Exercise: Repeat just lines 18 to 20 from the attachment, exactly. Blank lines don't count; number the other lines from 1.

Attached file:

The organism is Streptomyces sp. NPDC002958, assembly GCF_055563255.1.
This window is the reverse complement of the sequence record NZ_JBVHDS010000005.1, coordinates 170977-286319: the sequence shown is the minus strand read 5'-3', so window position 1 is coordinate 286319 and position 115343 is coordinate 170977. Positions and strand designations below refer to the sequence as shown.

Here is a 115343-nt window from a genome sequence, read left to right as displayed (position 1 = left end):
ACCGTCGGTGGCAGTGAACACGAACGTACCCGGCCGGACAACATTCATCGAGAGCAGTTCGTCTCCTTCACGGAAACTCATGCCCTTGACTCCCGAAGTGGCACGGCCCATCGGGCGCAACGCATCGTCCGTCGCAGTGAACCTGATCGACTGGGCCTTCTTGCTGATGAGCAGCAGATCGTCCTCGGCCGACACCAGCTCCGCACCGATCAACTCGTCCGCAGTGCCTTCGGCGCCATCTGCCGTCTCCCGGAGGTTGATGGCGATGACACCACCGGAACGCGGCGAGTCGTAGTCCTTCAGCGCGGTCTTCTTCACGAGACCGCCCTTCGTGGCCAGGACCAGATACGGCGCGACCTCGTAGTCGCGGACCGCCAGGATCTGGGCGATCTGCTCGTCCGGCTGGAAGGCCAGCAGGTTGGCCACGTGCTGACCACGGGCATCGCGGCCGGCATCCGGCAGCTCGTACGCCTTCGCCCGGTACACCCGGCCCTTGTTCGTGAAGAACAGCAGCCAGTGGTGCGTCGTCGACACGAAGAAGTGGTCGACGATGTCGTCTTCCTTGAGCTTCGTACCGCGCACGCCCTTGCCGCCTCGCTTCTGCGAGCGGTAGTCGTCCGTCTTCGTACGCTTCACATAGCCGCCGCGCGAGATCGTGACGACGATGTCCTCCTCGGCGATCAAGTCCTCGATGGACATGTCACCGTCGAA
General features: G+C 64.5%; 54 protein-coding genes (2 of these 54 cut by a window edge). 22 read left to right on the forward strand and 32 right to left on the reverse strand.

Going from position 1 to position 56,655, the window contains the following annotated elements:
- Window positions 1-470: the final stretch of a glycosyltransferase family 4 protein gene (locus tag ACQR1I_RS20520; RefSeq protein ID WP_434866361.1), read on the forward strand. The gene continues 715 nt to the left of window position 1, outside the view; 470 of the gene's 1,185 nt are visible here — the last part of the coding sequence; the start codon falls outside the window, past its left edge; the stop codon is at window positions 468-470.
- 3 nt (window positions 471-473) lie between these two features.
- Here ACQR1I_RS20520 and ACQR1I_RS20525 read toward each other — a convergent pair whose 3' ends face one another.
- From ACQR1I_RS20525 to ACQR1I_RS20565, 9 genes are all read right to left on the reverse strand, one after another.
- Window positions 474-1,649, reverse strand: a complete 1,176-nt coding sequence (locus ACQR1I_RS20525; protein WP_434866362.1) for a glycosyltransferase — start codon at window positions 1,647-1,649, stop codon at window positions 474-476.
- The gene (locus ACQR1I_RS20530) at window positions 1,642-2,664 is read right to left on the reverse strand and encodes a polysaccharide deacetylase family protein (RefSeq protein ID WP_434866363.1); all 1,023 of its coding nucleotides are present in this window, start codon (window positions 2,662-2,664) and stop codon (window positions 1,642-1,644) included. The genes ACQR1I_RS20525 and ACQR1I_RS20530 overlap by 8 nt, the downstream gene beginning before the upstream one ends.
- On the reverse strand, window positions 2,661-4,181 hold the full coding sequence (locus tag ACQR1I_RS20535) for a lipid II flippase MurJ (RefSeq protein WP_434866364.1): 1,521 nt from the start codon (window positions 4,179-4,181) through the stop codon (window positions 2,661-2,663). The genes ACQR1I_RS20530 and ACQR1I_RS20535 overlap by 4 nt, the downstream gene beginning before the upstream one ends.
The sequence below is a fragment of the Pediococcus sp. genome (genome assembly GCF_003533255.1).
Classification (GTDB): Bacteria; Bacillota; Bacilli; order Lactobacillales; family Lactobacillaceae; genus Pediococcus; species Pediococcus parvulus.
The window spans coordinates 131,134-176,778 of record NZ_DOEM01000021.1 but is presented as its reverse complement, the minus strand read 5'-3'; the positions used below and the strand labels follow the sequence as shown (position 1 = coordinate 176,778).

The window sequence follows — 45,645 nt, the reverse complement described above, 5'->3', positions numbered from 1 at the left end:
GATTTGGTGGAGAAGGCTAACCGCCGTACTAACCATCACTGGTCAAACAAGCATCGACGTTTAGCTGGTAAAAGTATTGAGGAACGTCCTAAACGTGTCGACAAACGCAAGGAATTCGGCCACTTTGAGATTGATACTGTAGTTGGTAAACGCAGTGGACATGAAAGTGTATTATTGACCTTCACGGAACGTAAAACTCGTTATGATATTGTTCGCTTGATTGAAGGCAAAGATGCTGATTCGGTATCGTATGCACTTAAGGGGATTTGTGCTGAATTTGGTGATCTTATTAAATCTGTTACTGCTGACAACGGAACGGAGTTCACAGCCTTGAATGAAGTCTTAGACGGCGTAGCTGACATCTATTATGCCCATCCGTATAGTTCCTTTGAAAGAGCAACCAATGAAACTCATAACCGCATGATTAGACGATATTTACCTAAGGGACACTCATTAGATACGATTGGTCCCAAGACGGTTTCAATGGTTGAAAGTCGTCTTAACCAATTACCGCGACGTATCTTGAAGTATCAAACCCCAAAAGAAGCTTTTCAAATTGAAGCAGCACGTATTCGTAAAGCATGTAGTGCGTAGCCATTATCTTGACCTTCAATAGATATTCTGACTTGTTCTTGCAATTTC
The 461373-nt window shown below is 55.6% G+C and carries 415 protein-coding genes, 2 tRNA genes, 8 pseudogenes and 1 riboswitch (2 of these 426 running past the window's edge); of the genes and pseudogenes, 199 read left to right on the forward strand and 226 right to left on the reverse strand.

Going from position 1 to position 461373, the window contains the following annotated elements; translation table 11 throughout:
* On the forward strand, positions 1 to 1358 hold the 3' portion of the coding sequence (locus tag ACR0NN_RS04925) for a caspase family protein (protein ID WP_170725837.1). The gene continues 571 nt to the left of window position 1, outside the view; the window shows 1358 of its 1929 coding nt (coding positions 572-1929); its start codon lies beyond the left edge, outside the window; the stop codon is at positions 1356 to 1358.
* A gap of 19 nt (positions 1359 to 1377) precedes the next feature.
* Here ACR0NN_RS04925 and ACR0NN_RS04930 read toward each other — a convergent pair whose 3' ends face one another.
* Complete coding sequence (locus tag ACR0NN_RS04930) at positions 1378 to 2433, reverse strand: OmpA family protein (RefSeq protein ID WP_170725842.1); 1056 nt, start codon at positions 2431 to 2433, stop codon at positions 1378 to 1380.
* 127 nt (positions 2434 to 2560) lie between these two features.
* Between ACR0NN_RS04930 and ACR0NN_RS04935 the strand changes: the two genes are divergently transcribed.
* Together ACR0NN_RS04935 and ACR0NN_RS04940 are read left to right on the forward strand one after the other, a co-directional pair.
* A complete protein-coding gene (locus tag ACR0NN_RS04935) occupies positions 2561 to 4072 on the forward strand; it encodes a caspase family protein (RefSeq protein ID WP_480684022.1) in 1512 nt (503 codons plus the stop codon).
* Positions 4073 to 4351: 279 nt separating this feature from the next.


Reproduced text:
GATTTGGTGGAGAAGGCTAACCGCCGTACTAACCATCACTGGTCAAACAAGCATCGACGTTTAGCTGGTAAAAGTATTGAGGAACGTCCTAAACGTGTCGACAAACGCAAGGAATTCGGCCACTTTGAGATTGATACTGTAGTTGGTAAACGCAGTGGACATGAAAGTGTATTATTGACCTTCACGGAACGTAAAACTCGTTATGATATTGTTCGCTTGATTGAAGGCAAAGATGCTGATTCGGTATCGTATGCACTTAAGGGGATTTGTGCTGAATTTGGTGATCTTATTAAATCTGTTACTGCTGACAACGGAACGGAGTTCACAGCCTTGAATGAAGTCTTAGACGGCGTAGCTGACATCTATTATGCCCATCCGTATAGTTCCTTTGAAAGAGCAACCAATGAAACTCATAACCGCATGATTAGACGATATTTACCTAAGGGACACTCATTAGATACGATTGGTCCCAAGACGGTTTCAATGGTTGAAAGTCGTCTTAACCAATTACCGCGACGTATCTTGAAGTATCAAACCCCAAAAGAAGCTTTTCAAATTGAAGCAGCACGTATTCGTAAAGCATGTAGTGCGTAGCCATTATCTTGACCTTCAATAGATATTCTGACTTGTTCTTGCAATTTC
The 461373-nt window shown below is 55.6% G+C and carries 415 protein-coding genes, 2 tRNA genes, 8 pseudogenes and 1 riboswitch (2 of these 426 running past the window's edge); of the genes and pseudogenes, 199 read left to right on the forward strand and 226 right to left on the reverse strand.

Going from position 1 to position 461373, the window contains the following annotated elements; translation table 11 throughout: